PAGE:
Yukio and Mathias, having luckily received Maya’s message, copy her. They too emerge from the ocean, Mathias half transformed into Horus the Black Flame Dragon LV 8 and Yukio into Number 39: Utopia, and wipe out one drone after another. Like Maya, they too fly to shore and take out the remaining field generators. With all barriers gone, Miguella orders every remaining boat to open fire on the shore. Missiles streak across the grey air and blast several skyscrapers to the ground, exposing the biggest building, the Momentum generator, within.

Maya, Yukio, and Mathias meet together into a trinity. “Let’s play capture the flag.” Maya says. “First one to get the Millennium Item wins.”

The trinity clasps hands and shouts. “Reservoir Chile Dogs! Strike!”

The three warriors split up to assault the building holding Momentum generator. Mathias slashes at the top, splicing one piece of the large steel sausage after another. Yukio pounds the mighty base of the building, seeking to uproot it to find the Momentum lying somewhere underneath. Maya goes straight underground the area surrounding the base. She breaks her way into the sewer, scurries her way through the filthy mase like a rat, getting sludge on her breasts, waist, and thighs.

Then, Maya burroughs through the wall, crashing through the other side, killing a soldier. The dozens of other soldiers occupying the base open fire at her. Maya, in the mood for more games, picks up the gun of the dead soldier. “I haven’t played an FPS in ages!” She says to herself. Enhanced in her half dragon form, she picks off one soldier after another with easy speed. “Boom, headshot! Boom, headshot!” Maya shouts as she tears through one body after another. She reaches Adrian, Secmeton, and the Momentum in no time.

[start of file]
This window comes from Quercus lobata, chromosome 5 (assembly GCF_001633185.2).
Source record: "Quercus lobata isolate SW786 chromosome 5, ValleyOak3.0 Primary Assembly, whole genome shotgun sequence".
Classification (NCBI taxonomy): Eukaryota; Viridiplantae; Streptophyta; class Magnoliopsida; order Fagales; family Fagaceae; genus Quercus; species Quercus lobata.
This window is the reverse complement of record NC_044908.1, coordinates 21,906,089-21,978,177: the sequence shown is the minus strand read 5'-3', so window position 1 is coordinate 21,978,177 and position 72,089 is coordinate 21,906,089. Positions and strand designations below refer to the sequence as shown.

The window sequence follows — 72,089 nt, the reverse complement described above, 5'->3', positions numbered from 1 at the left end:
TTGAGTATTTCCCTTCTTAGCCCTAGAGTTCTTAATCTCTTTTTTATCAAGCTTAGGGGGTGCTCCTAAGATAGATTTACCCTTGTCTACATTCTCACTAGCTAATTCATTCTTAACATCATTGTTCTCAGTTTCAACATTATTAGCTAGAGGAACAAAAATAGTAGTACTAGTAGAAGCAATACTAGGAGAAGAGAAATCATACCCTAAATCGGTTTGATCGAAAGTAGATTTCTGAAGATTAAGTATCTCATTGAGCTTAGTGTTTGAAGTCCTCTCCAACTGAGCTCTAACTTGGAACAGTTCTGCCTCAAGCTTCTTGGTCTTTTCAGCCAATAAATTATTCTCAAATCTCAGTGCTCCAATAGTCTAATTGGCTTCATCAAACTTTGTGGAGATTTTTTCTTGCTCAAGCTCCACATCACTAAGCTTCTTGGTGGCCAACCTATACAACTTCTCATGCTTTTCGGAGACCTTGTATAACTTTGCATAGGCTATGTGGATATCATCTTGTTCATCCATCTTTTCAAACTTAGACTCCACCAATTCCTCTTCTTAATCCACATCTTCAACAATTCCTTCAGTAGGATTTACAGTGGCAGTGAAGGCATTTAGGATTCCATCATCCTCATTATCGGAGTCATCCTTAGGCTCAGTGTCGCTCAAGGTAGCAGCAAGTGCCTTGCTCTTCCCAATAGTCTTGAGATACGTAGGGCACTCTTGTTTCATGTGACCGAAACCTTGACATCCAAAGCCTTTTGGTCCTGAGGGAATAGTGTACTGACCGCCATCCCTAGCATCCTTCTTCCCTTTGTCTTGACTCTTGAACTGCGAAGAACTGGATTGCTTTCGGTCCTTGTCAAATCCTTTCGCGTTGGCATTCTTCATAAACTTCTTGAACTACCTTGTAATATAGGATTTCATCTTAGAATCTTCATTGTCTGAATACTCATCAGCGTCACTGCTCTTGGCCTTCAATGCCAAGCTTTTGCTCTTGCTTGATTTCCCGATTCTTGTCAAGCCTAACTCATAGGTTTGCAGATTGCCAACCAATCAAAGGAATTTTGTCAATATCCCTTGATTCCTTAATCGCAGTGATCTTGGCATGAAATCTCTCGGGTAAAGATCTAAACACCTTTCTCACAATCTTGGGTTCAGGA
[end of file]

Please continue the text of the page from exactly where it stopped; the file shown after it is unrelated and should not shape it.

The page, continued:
Adrian throws a grenade at Maya, who catches the hot potato and throws it back at the chef. Adrian blows into smithereens before his father’s eyes. “NO!” Secmeton cries, sobbing.

Adrian’s shattered head squarely lands on Maya’s feet. Annoyed, she picks it up and throws it away. “Duel me for the Millennium Item!” She commands the high mage.

Secmeton looks up into the eyes of the evil creature before him, trembling, but summons his courage. “Never!”

Something strange then happens. Maya’s wings, horns, and scales, vanish into flames and smoke, turning her back to normal, or so it seems since her eyes still glow red. She points to a monitor on the floor used by Adrian to observe the battle above. Secmeton can see with his two very eyes the spectral form of a black dragon form outside. The creature is covered in thick black fur, with skin wings, and the face of a wild ape. Secmeton reasons that it must be her spirit Ka, and what a sublime and dreadful thing it is.

“No celebrities will be harmed this chapter.” Maya says solemnly. Her Ka blasts the base of a building with its breath, toppling the thing over. “Nah! Who am I kidding?” It burrows into the basements below like a raccoon digging through trash, chewing through one celebrity after another.

“I have been compared to…” Maya counts with her fingers. “Five random animals through epic simile. You can try guessing which ones or play bingo on which celebrities die first. I’m personally hoping Tom Cruise went down first. I don’t know about Kim Kardashian though. She’s as empty of a brain as your son’s head is right now but she’s got fine curves so she must be yummy. What about African feminist queen Beyonce? I’ll have to mull her over on that one.”      

Secmeton endured several minutes of this torture before shaking his head solemnly. “I’ll never give in to your demands.”

“Do you think your decayed city is that valuable? I mean, come on! Look at it! It gives urban sprawl a good name!” Maya’s Ka jumps off its borrow and glides around the city, torching the masses of vagrants into a bonfire. “Never been to a camping trip but smores must taste delicious out in the open. Of course, you can duel me anytime you want to make the crispy cooking stop.”

“Never!” Secmeton rebukes her. “You can never make me sway from my principles!”